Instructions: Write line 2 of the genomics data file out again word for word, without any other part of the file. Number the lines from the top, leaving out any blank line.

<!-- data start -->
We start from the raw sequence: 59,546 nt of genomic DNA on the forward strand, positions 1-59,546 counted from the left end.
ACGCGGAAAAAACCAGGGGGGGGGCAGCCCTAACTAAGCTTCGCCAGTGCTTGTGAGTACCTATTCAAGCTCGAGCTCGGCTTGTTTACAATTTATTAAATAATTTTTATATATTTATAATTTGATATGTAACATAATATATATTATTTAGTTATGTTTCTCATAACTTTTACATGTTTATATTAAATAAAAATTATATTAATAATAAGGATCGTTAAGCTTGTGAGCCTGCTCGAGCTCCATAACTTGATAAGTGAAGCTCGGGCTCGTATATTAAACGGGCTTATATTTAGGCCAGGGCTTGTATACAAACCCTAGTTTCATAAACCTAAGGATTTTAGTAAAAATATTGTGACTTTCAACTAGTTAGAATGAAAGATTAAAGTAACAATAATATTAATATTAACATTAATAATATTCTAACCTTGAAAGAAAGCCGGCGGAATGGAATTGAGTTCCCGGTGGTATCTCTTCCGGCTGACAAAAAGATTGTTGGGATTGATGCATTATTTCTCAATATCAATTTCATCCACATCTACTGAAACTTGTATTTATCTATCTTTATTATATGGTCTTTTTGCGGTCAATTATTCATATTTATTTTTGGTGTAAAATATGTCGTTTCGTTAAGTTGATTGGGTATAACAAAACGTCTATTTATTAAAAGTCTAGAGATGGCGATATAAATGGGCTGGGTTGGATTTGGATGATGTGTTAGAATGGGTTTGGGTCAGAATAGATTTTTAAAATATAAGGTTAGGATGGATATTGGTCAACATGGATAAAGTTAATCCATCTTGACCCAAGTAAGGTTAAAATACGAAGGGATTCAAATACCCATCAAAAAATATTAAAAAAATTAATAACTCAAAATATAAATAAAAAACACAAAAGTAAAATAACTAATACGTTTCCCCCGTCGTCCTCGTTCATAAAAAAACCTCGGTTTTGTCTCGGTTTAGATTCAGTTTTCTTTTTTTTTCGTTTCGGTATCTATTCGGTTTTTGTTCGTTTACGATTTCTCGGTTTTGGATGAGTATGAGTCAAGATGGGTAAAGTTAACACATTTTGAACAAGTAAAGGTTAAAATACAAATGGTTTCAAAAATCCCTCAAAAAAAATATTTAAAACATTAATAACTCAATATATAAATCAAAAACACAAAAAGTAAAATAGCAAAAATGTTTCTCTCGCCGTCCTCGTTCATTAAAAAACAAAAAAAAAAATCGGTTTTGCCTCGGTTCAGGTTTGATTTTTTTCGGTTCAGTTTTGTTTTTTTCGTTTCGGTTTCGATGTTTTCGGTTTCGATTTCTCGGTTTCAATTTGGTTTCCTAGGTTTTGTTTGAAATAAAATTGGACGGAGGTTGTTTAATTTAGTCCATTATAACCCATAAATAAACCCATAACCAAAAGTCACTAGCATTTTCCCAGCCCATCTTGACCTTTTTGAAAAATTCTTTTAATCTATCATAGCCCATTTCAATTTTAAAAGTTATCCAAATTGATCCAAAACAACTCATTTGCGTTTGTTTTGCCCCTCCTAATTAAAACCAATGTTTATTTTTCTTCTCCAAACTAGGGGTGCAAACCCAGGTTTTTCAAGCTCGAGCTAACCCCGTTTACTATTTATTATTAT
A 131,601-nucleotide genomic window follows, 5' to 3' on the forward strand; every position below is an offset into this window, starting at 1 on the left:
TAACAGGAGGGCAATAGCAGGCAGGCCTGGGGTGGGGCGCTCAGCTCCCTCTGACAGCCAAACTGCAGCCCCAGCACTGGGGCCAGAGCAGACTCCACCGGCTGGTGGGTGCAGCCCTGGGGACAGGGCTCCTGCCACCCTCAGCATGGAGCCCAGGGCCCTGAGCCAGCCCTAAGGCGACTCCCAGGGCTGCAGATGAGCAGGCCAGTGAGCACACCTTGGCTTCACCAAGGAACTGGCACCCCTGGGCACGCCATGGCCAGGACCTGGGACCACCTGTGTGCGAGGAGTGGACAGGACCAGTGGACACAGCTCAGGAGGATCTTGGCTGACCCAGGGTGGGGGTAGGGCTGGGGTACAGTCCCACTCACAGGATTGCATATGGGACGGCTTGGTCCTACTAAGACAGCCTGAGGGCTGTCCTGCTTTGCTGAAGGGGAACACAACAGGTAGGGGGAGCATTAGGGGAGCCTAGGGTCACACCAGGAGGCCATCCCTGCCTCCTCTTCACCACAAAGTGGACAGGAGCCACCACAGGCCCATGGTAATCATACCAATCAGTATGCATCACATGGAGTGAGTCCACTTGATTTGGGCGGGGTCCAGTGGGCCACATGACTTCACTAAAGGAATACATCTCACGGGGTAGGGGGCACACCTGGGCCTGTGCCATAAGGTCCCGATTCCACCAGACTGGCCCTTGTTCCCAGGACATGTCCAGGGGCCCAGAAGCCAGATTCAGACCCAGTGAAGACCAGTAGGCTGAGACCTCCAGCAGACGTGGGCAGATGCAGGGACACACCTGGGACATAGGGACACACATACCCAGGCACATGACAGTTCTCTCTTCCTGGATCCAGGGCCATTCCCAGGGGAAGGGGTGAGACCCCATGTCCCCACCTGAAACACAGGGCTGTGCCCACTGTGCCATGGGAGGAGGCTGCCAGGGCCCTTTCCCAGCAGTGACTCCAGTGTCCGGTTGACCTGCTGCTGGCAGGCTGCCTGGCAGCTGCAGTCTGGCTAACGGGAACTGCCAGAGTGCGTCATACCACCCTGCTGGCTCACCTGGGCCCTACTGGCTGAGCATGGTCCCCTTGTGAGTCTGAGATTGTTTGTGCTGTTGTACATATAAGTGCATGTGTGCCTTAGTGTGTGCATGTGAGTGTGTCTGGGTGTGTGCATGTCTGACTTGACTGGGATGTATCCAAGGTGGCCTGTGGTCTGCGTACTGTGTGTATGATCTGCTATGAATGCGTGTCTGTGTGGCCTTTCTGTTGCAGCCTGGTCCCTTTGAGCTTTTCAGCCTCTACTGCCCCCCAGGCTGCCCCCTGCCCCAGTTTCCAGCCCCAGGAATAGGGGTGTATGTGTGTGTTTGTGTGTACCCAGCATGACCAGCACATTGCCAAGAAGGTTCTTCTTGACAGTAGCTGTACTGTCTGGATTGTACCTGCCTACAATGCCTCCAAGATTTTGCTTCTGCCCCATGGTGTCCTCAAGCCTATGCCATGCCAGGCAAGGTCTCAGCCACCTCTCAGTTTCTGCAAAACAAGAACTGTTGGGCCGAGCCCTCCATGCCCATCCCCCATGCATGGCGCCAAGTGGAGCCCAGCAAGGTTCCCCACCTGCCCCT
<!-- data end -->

ACGCGGAAAAAACCAGGGGGGGGGCAGCCCTAACTAAGCTTCGCCAGTGCTTGTGAGTACCTATTCAAGCTCGAGCTCGGCTTGTTTACAATTTATTAAATAATTTTTATATATTTATAATTTGATATGTAACATAATATATATTATTTAGTTATGTTTCTCATAACTTTTACATGTTTATATTAAATAAAAATTATATTAATAATAAGGATCGTTAAGCTTGTGAGCCTGCTCGAGCTCCATAACTTGATAAGTGAAGCTCGGGCTCGTATATTAAACGGGCTTATATTTAGGCCAGGGCTTGTATACAAACCCTAGTTTCATAAACCTAAGGATTTTAGTAAAAATATTGTGACTTTCAACTAGTTAGAATGAAAGATTAAAGTAACAATAATATTAATATTAACATTAATAATATTCTAACCTTGAAAGAAAGCCGGCGGAATGGAATTGAGTTCCCGGTGGTATCTCTTCCGGCTGACAAAAAGATTGTTGGGATTGATGCATTATTTCTCAATATCAATTTCATCCACATCTACTGAAACTTGTATTTATCTATCTTTATTATATGGTCTTTTTGCGGTCAATTATTCATATTTATTTTTGGTGTAAAATATGTCGTTTCGTTAAGTTGATTGGGTATAACAAAACGTCTATTTATTAAAAGTCTAGAGATGGCGATATAAATGGGCTGGGTTGGATTTGGATGATGTGTTAGAATGGGTTTGGGTCAGAATAGATTTTTAAAATATAAGGTTAGGATGGATATTGGTCAACATGGATAAAGTTAATCCATCTTGACCCAAGTAAGGTTAAAATACGAAGGGATTCAAATACCCATCAAAAAATATTAAAAAAATTAATAACTCAAAATATAAATAAAAAACACAAAAGTAAAATAACTAATACGTTTCCCCCGTCGTCCTCGTTCATAAAAAAACCTCGGTTTTGTCTCGGTTTAGATTCAGTTTTCTTTTTTTTTCGTTTCGGTATCTATTCGGTTTTTGTTCGTTTACGATTTCTCGGTTTTGGATGAGTATGAGTCAAGATGGGTAAAGTTAACACATTTTGAACAAGTAAAGGTTAAAATACAAATGGTTTCAAAAATCCCTCAAAAAAAATATTTAAAACATTAATAACTCAATATATAAATCAAAAACACAAAAAGTAAAATAGCAAAAATGTTTCTCTCGCCGTCCTCGTTCATTAAAAAACAAAAAAAAAAATCGGTTTTGCCTCGGTTCAGGTTTGATTTTTTTCGGTTCAGTTTTGTTTTTTTCGTTTCGGTTTCGATGTTTTCGGTTTCGATTTCTCGGTTTCAATTTGGTTTCCTAGGTTTTGTTTGAAATAAAATTGGACGGAGGTTGTTTAATTTAGTCCATTATAACCCATAAATAAACCCATAACCAAAAGTCACTAGCATTTTCCCAGCCCATCTTGACCTTTTTGAAAAATTCTTTTAATCTATCATAGCCCATTTCAATTTTAAAAGTTATCCAAATTGATCCAAAACAACTCATTTGCGTTTGTTTTGCCCCTCCTAATTAAAACCAATGTTTATTTTTCTTCTCCAAACTAGGGGTGCAAACCCAGGTTTTTCAAGCTCGAGCTAACCCCGTTTACTATTTATTATTAT